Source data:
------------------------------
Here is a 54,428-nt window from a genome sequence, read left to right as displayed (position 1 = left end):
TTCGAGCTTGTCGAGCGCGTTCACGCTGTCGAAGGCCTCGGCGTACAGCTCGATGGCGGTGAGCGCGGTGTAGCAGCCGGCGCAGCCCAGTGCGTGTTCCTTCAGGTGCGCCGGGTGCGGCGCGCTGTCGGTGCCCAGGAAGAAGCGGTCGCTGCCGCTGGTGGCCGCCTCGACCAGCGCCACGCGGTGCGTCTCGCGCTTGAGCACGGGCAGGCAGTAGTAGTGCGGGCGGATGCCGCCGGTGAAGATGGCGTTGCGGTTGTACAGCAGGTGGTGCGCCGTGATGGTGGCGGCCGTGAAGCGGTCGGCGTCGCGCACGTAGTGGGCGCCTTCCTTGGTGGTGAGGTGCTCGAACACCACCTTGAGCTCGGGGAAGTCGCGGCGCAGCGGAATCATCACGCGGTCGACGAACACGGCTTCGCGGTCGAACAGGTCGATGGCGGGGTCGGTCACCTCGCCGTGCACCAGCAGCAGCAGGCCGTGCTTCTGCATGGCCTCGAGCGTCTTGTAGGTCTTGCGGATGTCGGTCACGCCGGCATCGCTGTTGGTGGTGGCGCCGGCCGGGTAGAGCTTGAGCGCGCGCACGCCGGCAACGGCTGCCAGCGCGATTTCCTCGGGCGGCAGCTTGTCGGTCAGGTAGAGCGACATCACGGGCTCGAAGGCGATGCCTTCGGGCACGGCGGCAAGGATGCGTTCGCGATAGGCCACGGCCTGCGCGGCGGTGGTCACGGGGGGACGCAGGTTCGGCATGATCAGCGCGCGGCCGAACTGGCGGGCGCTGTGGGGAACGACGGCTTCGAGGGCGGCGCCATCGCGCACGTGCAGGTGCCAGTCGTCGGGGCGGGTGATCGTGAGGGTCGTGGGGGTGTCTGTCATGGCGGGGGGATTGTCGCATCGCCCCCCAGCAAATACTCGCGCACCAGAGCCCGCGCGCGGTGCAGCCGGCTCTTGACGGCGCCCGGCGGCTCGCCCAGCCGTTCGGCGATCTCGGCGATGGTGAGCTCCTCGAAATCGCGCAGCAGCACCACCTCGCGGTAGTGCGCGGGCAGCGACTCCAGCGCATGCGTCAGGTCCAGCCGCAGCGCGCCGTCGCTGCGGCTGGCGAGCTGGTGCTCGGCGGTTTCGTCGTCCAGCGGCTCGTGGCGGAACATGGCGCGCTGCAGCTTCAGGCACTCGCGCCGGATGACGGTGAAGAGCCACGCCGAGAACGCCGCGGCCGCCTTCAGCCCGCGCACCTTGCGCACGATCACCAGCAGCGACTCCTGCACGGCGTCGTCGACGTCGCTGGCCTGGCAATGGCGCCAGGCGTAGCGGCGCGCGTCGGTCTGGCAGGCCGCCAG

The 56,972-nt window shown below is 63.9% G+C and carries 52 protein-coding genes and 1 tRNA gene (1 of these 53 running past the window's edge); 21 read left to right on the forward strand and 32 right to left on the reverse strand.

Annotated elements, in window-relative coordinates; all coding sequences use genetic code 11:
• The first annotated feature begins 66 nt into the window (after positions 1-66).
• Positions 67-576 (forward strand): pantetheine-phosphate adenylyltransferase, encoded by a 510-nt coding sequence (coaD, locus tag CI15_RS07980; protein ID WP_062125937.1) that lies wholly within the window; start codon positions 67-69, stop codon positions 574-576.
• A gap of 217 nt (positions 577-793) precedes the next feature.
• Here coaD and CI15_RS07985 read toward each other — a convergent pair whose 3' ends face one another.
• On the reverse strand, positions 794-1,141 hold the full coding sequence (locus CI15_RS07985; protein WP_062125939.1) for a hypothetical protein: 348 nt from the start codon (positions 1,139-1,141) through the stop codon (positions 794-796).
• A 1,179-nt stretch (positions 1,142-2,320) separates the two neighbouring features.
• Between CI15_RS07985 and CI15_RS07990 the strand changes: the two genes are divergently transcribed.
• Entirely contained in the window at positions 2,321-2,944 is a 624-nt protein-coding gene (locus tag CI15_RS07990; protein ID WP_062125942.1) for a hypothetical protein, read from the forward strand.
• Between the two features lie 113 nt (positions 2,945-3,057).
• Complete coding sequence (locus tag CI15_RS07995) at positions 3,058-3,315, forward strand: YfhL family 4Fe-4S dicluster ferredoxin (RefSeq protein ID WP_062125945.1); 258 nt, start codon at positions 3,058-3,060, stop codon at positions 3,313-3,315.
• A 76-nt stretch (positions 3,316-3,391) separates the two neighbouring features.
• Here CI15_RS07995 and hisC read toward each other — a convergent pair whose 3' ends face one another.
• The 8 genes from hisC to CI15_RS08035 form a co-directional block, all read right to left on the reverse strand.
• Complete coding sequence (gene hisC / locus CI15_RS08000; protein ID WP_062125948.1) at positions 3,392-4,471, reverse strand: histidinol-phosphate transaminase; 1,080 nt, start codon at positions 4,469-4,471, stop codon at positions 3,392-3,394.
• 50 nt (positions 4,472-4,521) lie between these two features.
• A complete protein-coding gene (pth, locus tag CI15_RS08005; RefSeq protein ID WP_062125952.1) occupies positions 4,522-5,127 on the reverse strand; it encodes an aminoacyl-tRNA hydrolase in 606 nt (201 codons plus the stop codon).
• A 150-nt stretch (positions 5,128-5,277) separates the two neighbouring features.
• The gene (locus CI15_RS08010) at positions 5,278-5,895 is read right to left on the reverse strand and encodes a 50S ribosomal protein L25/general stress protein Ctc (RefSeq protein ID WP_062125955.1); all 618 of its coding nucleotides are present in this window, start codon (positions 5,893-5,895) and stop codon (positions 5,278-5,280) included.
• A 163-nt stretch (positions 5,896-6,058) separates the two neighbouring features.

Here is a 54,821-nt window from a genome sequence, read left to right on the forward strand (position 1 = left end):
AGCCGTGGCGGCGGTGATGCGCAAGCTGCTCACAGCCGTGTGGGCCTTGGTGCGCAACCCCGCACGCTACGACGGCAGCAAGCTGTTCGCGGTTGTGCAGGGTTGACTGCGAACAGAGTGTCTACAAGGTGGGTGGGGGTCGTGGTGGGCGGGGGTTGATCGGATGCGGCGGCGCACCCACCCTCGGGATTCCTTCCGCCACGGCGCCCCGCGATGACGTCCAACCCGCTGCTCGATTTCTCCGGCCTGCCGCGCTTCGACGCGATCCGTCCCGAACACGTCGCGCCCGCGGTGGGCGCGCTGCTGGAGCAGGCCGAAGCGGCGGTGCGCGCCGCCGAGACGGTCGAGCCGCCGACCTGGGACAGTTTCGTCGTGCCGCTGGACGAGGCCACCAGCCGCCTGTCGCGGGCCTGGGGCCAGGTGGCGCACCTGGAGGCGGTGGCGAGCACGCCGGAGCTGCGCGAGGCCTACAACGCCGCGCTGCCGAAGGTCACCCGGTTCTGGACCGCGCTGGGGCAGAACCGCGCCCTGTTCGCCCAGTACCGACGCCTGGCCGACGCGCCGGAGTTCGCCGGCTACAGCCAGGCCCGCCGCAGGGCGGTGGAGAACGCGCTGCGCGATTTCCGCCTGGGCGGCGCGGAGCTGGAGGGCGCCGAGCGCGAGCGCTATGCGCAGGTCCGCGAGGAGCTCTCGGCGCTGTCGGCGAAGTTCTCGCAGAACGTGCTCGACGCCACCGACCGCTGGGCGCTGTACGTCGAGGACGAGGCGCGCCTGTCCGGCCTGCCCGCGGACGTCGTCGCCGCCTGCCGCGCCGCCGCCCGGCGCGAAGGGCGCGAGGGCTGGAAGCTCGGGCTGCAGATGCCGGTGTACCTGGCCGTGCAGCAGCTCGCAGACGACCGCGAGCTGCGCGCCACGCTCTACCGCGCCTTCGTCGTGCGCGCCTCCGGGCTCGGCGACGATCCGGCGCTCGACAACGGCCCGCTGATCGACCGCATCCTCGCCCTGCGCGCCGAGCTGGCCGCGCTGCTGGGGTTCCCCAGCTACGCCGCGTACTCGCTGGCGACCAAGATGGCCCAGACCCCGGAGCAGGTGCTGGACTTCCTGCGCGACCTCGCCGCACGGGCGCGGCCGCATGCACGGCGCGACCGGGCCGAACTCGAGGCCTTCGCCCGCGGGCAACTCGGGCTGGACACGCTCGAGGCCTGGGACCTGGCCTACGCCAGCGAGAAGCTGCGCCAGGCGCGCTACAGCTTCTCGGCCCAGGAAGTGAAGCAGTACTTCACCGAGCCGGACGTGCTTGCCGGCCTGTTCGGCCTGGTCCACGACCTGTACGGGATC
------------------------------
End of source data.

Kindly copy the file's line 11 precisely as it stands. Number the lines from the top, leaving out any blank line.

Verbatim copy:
• Between CI15_RS07985 and CI15_RS07990 the strand changes: the two genes are divergently transcribed.